In Israel’s (Jacob) blessing of his grandsons, he testifies that God redeemed him from, not some evil, but all evil. In so doing, Israel bears the same testimony as Job, Noah, Elihu and Abraham. In each case, they testify of a redeemer, a ransom being paid for them, and that they were made right before God. Plainly, God counted Abraham righteous, Israel testifies that he was redeemed from all evil, Noah walked in grace before the LORD continually, Job knew that he would one day stand face to face with his Redeemer, and Elihu testifies that if one repents, then the LORD God delivers him from going to the pit, and gives that person the LORD God’s own righteousness. Clearly, these all speak of justification before God without works, and salvation by some other means than blood sacrifices and worship services, no matter how detailed and carefully done.

Before continuing on, there is a point the LORD God wished for Israel and all the world to consider, which He delivered through the prophet Isaiah. We would do well to consider it today:

Assemble yourselves and come; draw near together, ye that are escaped of the nations: they have no knowledge that set up the wood of their graven image, and pray unto a god that cannot save. Tell ye, and bring them near; yea, let them take counsel together: who hath declared this from ancient time? who hath told it from that time? have not I the LORD? and there is no God else beside me; a just God and a Saviour; there is none beside me. Look unto me, and be ye saved, all the ends of the earth: for I am God, and there is none else. (Isaiah 45:20-22)




A Departure

This post is the second in a series about the LORD God’s dealing with His people, the Jews. This series addresses the departure of the Jews from the word of God into Judaism and how the LORD God has dealt with them, particularly in the 20th century. The next post in this series is A Departure, Part II.


A couple of days ago I wrote a post detailing the common logic underlying four distinctively different religions: Mormonism, Hasidic Judaism, Dialectical Materialism, and Taoism. What should have been plain from the quotations given is summed up by the following:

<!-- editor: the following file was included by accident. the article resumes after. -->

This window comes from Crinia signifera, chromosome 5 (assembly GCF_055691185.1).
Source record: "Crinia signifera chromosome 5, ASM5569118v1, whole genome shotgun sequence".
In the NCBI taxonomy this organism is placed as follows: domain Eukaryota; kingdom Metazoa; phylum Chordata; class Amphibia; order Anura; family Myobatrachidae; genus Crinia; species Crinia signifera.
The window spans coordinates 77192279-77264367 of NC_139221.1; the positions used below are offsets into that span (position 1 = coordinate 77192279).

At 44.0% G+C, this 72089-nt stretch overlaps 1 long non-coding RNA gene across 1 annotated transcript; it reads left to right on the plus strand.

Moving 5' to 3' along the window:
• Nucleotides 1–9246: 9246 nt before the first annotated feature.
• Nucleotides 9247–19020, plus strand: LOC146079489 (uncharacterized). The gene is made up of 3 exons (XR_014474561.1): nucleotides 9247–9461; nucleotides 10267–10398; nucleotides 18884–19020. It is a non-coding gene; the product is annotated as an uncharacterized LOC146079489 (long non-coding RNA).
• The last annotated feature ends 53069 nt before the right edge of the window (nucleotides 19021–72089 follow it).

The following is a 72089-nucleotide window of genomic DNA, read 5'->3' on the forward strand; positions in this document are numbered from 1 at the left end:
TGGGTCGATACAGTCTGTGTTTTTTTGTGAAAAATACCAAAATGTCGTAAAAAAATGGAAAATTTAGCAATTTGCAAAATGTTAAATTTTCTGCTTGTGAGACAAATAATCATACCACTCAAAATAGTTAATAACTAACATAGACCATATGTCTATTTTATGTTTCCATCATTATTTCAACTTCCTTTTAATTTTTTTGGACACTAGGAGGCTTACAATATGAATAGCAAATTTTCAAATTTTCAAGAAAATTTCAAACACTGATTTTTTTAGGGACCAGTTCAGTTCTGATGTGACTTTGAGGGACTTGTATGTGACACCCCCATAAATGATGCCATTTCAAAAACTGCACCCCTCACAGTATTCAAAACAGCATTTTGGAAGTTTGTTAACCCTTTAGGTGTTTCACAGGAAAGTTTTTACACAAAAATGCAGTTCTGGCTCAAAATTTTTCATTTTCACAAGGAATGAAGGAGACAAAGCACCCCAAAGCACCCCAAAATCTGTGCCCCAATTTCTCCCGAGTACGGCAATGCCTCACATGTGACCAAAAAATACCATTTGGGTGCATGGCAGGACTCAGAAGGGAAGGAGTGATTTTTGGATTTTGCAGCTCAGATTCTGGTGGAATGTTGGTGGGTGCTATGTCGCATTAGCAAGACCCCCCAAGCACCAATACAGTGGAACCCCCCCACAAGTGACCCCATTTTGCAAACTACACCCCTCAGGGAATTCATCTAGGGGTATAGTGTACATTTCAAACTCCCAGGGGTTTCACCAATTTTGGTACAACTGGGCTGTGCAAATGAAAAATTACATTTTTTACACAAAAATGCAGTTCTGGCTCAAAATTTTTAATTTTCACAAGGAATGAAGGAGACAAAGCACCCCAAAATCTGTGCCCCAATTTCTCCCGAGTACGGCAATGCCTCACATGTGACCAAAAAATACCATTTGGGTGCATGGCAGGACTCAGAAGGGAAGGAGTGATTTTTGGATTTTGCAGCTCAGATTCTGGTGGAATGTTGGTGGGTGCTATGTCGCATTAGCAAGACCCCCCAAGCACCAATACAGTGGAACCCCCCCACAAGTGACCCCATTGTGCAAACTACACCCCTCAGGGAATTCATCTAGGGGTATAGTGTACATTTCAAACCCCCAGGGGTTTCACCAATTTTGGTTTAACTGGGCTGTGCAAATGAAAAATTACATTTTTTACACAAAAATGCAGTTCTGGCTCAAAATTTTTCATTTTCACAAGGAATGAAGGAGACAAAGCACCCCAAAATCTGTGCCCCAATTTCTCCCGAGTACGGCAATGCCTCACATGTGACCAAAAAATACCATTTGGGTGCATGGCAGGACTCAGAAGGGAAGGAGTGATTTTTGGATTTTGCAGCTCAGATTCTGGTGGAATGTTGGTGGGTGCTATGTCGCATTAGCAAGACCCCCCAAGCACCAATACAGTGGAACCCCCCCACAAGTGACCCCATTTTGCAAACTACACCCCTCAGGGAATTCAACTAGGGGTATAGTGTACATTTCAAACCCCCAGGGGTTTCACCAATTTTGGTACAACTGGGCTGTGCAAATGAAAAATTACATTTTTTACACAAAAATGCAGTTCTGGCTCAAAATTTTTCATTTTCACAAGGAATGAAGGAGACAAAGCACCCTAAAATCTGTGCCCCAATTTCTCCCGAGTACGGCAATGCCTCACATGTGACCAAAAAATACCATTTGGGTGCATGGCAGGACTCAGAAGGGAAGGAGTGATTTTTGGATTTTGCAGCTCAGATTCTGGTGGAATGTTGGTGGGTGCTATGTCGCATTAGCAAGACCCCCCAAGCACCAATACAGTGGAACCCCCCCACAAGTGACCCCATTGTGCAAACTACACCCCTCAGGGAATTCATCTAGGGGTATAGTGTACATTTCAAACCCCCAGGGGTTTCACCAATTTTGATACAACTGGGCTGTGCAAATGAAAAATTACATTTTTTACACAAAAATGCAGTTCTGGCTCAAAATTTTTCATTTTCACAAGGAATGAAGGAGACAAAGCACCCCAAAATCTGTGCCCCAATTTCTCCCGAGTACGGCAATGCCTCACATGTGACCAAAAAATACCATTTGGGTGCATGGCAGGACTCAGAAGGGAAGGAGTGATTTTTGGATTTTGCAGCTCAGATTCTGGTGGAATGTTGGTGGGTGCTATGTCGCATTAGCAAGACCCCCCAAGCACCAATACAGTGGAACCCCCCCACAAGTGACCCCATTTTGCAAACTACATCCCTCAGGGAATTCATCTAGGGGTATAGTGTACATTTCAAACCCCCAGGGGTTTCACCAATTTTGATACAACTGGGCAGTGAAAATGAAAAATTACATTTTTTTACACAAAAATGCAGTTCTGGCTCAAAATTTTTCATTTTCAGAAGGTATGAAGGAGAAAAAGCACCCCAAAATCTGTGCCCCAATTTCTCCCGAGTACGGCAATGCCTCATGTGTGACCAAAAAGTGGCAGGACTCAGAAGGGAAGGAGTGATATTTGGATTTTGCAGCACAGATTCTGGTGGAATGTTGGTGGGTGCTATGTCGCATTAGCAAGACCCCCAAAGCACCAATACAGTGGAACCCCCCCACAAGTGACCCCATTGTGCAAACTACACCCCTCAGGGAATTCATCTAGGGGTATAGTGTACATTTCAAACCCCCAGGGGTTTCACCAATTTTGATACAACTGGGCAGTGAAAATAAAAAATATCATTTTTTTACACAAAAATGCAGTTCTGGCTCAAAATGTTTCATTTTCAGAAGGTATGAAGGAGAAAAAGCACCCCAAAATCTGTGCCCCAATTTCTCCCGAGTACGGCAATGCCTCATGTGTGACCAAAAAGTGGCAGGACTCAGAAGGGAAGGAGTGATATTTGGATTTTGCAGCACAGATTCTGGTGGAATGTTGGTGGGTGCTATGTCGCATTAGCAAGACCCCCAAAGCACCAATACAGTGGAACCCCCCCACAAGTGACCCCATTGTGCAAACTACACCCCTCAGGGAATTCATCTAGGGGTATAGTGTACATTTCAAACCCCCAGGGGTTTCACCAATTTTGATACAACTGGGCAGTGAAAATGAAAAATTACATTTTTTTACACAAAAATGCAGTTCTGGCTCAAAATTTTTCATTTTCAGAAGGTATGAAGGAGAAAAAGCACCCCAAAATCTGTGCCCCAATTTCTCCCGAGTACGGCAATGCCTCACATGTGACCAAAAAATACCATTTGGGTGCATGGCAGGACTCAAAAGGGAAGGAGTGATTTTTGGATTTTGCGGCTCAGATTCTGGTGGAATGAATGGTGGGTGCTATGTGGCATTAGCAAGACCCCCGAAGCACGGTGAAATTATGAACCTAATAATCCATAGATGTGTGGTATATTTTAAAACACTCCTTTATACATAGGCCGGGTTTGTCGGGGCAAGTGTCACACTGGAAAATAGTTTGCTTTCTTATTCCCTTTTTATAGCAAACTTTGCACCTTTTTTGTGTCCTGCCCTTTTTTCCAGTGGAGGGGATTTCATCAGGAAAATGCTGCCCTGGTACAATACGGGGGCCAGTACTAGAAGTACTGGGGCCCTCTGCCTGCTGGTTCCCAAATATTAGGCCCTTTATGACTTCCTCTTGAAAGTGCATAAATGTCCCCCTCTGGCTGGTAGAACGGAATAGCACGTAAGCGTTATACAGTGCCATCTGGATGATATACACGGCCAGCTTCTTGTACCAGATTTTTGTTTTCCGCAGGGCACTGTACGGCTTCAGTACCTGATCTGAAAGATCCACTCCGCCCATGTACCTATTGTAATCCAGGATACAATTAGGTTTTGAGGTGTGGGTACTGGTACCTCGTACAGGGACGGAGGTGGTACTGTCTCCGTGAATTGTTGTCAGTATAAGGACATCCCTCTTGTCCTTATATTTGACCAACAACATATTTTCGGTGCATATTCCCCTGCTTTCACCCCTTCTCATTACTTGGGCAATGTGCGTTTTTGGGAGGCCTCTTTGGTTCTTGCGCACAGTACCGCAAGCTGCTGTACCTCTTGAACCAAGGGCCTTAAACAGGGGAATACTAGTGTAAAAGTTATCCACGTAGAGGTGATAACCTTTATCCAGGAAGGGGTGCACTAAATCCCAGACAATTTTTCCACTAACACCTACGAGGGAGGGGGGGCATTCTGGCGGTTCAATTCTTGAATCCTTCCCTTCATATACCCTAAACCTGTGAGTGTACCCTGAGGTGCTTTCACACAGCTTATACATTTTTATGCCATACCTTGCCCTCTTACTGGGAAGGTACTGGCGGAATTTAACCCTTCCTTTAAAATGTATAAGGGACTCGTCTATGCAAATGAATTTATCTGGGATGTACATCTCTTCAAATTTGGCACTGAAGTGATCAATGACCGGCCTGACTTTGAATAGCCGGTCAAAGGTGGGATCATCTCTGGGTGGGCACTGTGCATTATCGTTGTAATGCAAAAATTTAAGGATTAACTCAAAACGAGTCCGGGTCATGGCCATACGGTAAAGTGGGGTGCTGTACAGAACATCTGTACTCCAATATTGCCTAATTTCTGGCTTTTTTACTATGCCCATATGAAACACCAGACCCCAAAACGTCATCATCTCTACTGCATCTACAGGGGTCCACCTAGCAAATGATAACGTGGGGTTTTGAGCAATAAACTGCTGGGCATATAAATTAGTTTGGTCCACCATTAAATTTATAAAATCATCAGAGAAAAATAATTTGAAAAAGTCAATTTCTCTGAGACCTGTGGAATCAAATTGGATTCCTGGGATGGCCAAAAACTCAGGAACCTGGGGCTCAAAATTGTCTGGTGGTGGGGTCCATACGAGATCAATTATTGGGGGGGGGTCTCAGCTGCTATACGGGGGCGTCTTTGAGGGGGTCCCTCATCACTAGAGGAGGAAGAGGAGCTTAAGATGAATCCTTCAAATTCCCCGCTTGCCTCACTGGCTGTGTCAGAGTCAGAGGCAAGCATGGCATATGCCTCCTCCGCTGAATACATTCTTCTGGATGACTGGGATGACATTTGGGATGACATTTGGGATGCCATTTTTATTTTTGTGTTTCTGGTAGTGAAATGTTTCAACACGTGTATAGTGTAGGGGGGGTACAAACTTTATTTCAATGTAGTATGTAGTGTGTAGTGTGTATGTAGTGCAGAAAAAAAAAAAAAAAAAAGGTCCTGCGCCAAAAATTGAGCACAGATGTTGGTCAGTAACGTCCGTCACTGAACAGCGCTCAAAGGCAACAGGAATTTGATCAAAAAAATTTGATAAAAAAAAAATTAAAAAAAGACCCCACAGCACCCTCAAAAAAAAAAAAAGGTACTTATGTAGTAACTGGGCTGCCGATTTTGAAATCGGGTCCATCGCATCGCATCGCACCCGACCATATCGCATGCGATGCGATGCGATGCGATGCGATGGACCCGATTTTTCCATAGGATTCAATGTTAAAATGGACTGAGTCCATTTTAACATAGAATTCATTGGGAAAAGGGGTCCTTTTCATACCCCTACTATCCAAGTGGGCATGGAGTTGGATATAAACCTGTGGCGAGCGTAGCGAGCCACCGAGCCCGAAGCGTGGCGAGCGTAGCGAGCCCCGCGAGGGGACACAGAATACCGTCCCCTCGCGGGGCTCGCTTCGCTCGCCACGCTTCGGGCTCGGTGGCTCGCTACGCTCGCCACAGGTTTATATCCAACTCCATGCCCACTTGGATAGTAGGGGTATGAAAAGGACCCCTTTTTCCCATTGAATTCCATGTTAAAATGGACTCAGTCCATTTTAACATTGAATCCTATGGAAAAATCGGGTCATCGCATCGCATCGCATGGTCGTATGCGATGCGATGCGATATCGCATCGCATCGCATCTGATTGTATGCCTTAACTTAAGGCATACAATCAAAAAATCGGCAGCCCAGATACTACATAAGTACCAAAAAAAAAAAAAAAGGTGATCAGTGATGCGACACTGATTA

Good and evil are intricately intertwined such that good (righteousness) cannot exist without evil (unrighteousness) and unrighteousness cannot exist without righteousness. Moreover, in all good there is some wickedness and in all wickedness there is some good.

Now, the only distinction that could be drawn between the four religions would be between Dialectical Materialism and the rest. But that distinction exists only due to Dialectical Materialism being focused solely on the physical world and denying the existence of anything spiritual. But the underlying logic of intertwined opposites is central and core to Materialism just as it is with Mormonism, Taoism and Hasidic Judaism.

I ended the post with a quote from Proverbs as it highlights a grave problem man has:

There is a way which seemeth right unto a man, but the end thereof are the ways of death. (Proverbs 14:12, 16:25)

This is the problem when man uses his physical senses and reasoning to determine what is right, and how the world functions. Moreover, we take these observations, draw conclusions about the world we inhabit, and then apply those conclusions to understanding the very nature of God.

Now, I was not and am not surprised about three of the four religions named above having the same common logic about the world and God, and how everything works. What surprised me was finding that same logic in Hasidic Judaism. After all, unlike the other three religions, Judaism has long had the Scripture (at least the Old Testament) and they should know what it states. Unlike Mormonism, which started with an incredible presumption, Judaism originally was simply following the Old Testament covenant the LORD God had with Israel. Where Judaism went awry was in holding that following the Torah (the Law) would justify one before God.

However, the Jews were warned about following their own understanding, and were repeatedly exhorted to repent and believe the Gospel, even as we are today. In Proverbs the following counsel is given:

Trust in the LORD with all thine heart; and lean not unto thine own understanding. In all thy ways acknowledge him, and he shall direct thy paths. (Proverbs 3:5-6)